Fearing the Vegetable Garden


“Don’t place your mistakes on your head, their weight may crush you. Instead, place them under your feet and use them as a platform to view your horizons.”  Unknown




I love the thought of putting my mistakes under my feet…maybe they would be a good fertilizer especially if the mistakes are in the garden.  And mistakes for a perfectionist (reformed perfectionist these days) can be crushing.  They cause fear and stifle creativity.

And I found fears were strongest when I was growing my first few veg gardens.  They fell into 3 categories:


  • Anxiety when crops failed….especially losing tomato crop after tomato crop to blight.
  • Worry about the weather….too much rain, not enough rain, constant unseasonable freezes or even snow.
  • Doubt that anything would actually grow….and grow so we could actually make a few meals out of the harvest.


DSCN3417Failure is hard when you are putting in time and attention with a vegetable garden….expecting a red
radish, or a tomato, maybe even a few beans
.  Many folks give up, and I can see why.  But for me, the challenge of making it a success kept me going.  And the mystery of that seed producing a fresh pepper or eggplant, was too enticing not to keep trying until I could figure it out.

I read many books and websites for advice.  Trying something new to give my veggies a push this way or that.  Covering them with row covers to keep out pests and cold, or switching to an organic fertilizer for better yields.  It really is like a science experiment….trial and error, and learning.  Always learning!  Of course you must have patience and tenacity too.


So after 7 years, I actually have a bit of confidence, and I don’t get too hung up on the failures….or maybe they pass easier than they used to.



We completed the first few garden projects, that were a must to get the veg garden going this year.  Far upper right is the bed we reclaimed.  It was successfully dug out, screening and landscape fabric placed at the bottom and then refilled.  Lettuces, arugula, endive, mustard and kale were just planted before the rain fell.  It had been more than a week without rain, and not much fell before the sun came out for many more days.  Unusual for April.

Then my wonderful garden helper assembled the 3 tiered fruit bed…see it in the center.  We emptied the tomato bed soil in it, as we had to empty the tomato bed anyway.  It is being lined with landscape fabric and screening and refilled.  We should finish that this week.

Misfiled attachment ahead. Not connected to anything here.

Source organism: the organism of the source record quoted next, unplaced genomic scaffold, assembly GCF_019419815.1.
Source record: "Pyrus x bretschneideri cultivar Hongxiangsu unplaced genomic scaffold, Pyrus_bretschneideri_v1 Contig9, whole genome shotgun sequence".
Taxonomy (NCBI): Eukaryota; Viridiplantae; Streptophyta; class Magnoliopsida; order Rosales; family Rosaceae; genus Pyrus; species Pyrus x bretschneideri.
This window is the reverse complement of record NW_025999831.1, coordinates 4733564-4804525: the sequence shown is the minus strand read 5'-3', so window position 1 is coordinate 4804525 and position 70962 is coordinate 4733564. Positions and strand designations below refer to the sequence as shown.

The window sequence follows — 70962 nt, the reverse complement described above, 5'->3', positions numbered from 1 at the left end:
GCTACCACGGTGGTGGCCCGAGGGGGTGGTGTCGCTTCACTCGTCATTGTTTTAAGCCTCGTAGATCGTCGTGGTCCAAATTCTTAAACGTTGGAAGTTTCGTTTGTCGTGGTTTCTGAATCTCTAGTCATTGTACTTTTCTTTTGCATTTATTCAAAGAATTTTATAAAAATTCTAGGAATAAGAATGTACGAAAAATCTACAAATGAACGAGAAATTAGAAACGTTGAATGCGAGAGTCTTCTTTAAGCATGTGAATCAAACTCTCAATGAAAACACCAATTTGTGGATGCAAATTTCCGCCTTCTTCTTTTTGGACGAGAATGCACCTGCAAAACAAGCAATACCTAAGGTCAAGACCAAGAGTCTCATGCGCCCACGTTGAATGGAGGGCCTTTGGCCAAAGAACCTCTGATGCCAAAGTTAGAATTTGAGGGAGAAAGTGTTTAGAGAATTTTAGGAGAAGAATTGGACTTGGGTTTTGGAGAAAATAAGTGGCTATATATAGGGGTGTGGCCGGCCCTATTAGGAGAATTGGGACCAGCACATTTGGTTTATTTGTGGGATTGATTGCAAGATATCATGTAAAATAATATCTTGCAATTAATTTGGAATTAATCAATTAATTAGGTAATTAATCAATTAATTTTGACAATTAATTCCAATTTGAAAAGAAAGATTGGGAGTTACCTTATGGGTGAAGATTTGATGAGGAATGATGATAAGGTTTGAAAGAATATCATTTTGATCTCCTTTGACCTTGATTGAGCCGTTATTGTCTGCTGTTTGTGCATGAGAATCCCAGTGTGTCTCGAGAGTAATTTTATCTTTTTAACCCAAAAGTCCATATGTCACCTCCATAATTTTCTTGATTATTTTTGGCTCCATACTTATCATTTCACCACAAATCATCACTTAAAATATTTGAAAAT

fruit bed collage (1)

You can see the process of how this new bed went together.  Strawberries and blueberries are in the first tier.  Blueberry and Nigella in the second tier and one raspberry in the top tier.




onion collage (1)

I decided to plant only onions, and no potatoes this year.  Potatoes grown in the bags require new soil, every year, for a small yield.  So instead, I decided to grow red and yellow onions.  And with starts (small seedlings) instead of onion sets (small bulbs).  I am hopeful the starts will grow quickly and produce a great yield much like the sets do.  Another experiment!





I started early veggies over the past 10 days.  Besides lettuces, radishes, spinach and peas, I also planted beets, carrots and parsnips.  And I used my Seeding Square.  I really do like how fast and easy it has made my planting.  

While I have an overall plan for each bed, I also carefully draw each bed in a notebook, noting what is planted and when, and when it germinates.  I also draw each tray of seeds I start indoors to keep track of which seeds are viable.




veg sprouts collage (1)

Seeds are growing along in the basement under the grow lights.





Plenty of hot and sweet peppers have been transplanted, and are getting bigger.  I will need more containers if I decide to grow all these seedlings.





Celery and tomatillos are looking great as they continue to grow.  These will be planted out in later May once all chance of frost is past.





These tomatoes were growing for 2 weeks, and were just finally moved to larger, deeper containers so they can develop more roots.





There are several herbs planted too.  Five different basil, 4 different Italian parsley, 4 kinds of dill, marjoram and winter and summer savory.  The only seeds that did not germinate were the tarragon.  I will look for new seed next year.




more flowers collage (1)